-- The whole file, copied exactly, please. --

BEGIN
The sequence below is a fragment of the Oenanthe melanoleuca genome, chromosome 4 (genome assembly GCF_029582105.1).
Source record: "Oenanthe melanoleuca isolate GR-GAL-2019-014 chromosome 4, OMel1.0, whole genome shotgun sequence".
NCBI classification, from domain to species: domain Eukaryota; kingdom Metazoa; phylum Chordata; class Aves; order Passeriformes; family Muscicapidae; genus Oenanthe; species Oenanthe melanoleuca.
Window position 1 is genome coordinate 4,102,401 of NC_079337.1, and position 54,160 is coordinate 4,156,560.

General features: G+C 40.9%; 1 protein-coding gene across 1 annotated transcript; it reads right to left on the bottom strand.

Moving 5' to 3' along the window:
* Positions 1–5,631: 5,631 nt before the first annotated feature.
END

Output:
The sequence below is a fragment of the Oenanthe melanoleuca genome, chromosome 4 (genome assembly GCF_029582105.1).
Source record: "Oenanthe melanoleuca isolate GR-GAL-2019-014 chromosome 4, OMel1.0, whole genome shotgun sequence".
NCBI classification, from domain to species: domain Eukaryota; kingdom Metazoa; phylum Chordata; class Aves; order Passeriformes; family Muscicapidae; genus Oenanthe; species Oenanthe melanoleuca.
Window position 1 is genome coordinate 4,102,401 of NC_079337.1, and position 54,160 is coordinate 4,156,560.

General features: G+C 40.9%; 1 protein-coding gene across 1 annotated transcript; it reads right to left on the bottom strand.

Moving 5' to 3' along the window:
* Positions 1–5,631: 5,631 nt before the first annotated feature.